Today is Monday, March 19, 2018. It’s Philip Roth’s birthday. And it’s the birthday of artist Charles Marion Russell and Irish poet William Allingham. It’s from Allingham that we have today’s poem, “In a Spring Grove.” May your day come with moments of joy and peace. Thank you for reading and supporting Bidwell Hollow. You are appreciated.
It took four nominations, but Philip Roth (affiliate link) finally won the Pulitzer Prize in 1998 for his novel, “American Pastoral.”
The book is set in 1995, but it’s about the demise of Seymour “Swede” Levov in the 1960s. The narrator is a character named Nathan Zuckerman.
Zuckerman first appeared in a Roth novel in 1979 with “The Ghost Writer.” Roth produced two more books with Zuckerman as the protagonist. But Zuckerman plays a part in five more Roth works, including “American Pastoral.”
Roth’s first book was a 1959 short story collection, titled “Goodbye, Columbus.” His first novel, “Letting Go,” came out three years later.
“American Pastoral” was Roth’s twenty-third published book. The author was a successful novelist when it published in 1997. By then, he’d already received three Pulitzer Prize nominations.
But winning eluded Roth until “American Pastoral” finally netted him the prize.
Roth retired from writing in 2012. When asked in January if he regrets that decision, Roth said, “Every talent has its terms — its nature, its scope, its force; also its term, a tenure, a lifespan. Not everyone can be fruitful forever.”
Charles Marion Russell
At 16, Charles Marion Russell (affiliate link) showed up in central Montana’s Judith Basin. Russell, born today in 1864 in St. Louis, MO, grew up wanting to be a cowboy. Now was his chance.
After an unsuccessful turn on a sheep ranch, a trapper named Jake Hoover mentored Russell. The two lived in Hoover’s cabin along the South Fork of the Judith River. There, Hoover taught Russell the ways of the American West.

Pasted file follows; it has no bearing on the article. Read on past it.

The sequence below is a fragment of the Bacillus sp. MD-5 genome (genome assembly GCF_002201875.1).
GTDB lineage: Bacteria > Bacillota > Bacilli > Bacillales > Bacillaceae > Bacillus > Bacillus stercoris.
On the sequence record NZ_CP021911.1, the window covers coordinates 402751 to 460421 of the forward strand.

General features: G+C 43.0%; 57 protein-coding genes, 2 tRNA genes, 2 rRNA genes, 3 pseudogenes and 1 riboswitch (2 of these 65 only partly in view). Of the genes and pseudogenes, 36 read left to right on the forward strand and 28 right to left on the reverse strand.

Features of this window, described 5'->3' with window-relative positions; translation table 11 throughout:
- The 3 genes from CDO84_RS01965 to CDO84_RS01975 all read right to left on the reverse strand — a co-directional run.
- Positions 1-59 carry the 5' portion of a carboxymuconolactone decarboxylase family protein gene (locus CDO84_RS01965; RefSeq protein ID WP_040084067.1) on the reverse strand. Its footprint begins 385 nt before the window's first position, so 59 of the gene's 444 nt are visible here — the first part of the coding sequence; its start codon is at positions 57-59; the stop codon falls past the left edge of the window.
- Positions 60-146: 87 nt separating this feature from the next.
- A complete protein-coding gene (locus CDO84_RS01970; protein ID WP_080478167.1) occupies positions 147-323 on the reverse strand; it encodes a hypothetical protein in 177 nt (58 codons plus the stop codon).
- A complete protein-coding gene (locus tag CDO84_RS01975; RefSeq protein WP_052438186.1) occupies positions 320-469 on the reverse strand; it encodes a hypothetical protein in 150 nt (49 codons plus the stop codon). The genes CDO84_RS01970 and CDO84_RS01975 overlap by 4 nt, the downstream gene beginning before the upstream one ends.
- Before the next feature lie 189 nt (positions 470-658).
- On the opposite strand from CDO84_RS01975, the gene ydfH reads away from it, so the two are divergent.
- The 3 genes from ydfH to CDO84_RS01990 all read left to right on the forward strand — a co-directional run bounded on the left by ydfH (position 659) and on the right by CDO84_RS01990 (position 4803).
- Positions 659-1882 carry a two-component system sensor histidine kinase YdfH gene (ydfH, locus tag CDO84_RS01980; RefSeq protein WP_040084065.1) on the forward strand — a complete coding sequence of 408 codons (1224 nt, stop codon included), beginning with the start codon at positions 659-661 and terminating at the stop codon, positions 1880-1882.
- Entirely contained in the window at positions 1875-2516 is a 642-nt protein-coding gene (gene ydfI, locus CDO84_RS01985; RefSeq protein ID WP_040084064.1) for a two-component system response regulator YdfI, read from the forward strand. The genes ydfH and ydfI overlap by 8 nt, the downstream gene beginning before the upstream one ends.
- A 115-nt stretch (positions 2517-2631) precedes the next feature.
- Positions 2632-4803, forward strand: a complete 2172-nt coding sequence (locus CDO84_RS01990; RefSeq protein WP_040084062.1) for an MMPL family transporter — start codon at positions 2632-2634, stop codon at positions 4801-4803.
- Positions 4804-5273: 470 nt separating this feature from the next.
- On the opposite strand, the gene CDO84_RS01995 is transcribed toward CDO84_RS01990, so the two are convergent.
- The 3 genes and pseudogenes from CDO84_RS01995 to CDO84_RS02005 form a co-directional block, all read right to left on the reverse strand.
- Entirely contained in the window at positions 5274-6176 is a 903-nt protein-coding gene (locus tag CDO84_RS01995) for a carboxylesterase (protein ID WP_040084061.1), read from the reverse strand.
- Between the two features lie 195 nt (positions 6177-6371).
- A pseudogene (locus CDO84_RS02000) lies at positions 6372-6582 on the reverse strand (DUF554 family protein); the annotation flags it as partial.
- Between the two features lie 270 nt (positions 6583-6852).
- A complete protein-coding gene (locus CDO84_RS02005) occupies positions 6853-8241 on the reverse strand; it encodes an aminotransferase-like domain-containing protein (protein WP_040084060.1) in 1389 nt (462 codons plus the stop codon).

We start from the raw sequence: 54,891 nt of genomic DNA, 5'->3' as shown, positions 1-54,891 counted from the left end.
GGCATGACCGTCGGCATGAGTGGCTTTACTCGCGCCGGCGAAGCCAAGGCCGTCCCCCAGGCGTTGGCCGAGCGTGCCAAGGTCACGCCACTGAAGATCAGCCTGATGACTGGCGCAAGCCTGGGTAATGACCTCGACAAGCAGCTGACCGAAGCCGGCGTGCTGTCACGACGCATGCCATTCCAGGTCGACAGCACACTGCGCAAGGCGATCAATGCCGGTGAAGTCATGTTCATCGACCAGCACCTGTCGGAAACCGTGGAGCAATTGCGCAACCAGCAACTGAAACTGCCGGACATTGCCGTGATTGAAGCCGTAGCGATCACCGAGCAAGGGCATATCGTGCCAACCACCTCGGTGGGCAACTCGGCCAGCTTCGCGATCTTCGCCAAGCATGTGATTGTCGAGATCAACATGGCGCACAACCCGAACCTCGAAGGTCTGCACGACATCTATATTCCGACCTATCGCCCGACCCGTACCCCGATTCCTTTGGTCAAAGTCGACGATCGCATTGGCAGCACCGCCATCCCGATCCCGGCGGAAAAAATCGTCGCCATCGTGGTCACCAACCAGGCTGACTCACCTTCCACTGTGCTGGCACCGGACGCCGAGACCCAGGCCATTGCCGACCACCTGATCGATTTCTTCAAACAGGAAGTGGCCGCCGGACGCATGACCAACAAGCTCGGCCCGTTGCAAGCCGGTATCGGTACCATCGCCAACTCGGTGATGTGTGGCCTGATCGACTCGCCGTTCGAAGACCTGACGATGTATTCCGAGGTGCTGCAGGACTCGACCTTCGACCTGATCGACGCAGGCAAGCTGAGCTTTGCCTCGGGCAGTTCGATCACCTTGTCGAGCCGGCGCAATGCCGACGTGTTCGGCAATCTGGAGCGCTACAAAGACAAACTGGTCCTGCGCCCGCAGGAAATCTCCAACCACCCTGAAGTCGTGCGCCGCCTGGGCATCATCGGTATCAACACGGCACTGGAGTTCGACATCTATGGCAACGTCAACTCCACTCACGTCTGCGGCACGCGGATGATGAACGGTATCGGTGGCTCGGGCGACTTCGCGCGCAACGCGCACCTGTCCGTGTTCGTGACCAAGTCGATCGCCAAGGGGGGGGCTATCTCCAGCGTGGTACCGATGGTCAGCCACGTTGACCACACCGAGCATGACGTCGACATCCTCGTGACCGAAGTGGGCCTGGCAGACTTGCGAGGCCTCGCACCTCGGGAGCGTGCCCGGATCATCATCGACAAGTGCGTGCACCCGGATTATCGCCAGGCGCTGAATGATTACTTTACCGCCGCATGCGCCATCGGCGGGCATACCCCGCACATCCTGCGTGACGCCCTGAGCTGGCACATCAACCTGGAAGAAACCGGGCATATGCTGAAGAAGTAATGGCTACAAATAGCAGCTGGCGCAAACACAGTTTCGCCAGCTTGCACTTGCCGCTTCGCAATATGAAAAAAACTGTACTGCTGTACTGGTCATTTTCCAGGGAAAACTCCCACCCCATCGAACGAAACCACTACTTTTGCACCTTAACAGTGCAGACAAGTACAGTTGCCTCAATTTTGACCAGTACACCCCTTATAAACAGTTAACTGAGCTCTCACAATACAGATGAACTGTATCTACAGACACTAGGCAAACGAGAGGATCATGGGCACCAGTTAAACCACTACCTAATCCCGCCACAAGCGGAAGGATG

Russell started working in 1882 as a night herder for cattle ranchers. He was already drawing and sketching by this time. And so he worked at night while spending his days illustrating late 19th century Montana.
Russell spent the summer of 1888 living near the camps of a few Native American tribes in Alberta, Canada. The experience gave him insight into a Native American way of life that was disappearing.
In 1893, Russell retired from being a cowboy to become a full-time artist. By 1903, he had a studio made of logs in Great Falls, MT, where he worked.
It’s in that studio that Russell created most of his 4,000 works of art. He painted and sculpted, using his pieces to tell the story of the American West.
Russell was one of the first artists who depicted the West who lived there. That exposure lent Russell’s work an authenticity that’s visible in his work still today.
A Russell painting hangs in the Montana State Capitol. In 2005, a Russell painting sold at auction for $5.6 million. And in 2014, 30 Russell pieces sold for prices ranging from $25,000 to $1.9 million.
William Allingham (affiliate link) was born today in Ballyshannon, Ireland, in 1824.
As a teenager, Allingham wrote poetry while working with his father in a bank. At 19, Allingham took a post as a customs officer in Northern Ireland, where he worked for 20 years.
During this time, Allingham made frequent trips to London. He began contributing poems to several London periodicals. And he came under the tutelage of critic Leigh Hunt and poet Alfred, Lord Tennyson.
Allingham retired from the Civil Service in 1870. He moved to London, taking up a job as an assistant editor at Fraser’s Magazine. He became editor of the publication four years later.
Along with running the magazine, Allingham published six poetry collections. Many of his poems reflect his native Ireland, from the country’s landscape to its people.
“In a Spring Grove”
Here the white-ray’d anemone is born,
Wood-sorrel, and the varnish’d buttercup;
And primrose in its purfled green swathed up,
Pallid and sweet round every budding thorn,
Gray ash, and beech with rusty leaves outworn.
Here, too, the darting linnet hath her nest
In the blue-lustered holly, never shorn,
Whose partner cheers her little brooding breast,
Piping from some near bough. O simple song!
O cistern deep of that harmonious rillet,
And these fair juicy stems that climb and throng
The vernal world, and unexhausted seas
Of flowing life, and soul that asks to fill it,
Each and all these,—and more, and more than these!
– William Allingham (1824-1889), Public Domain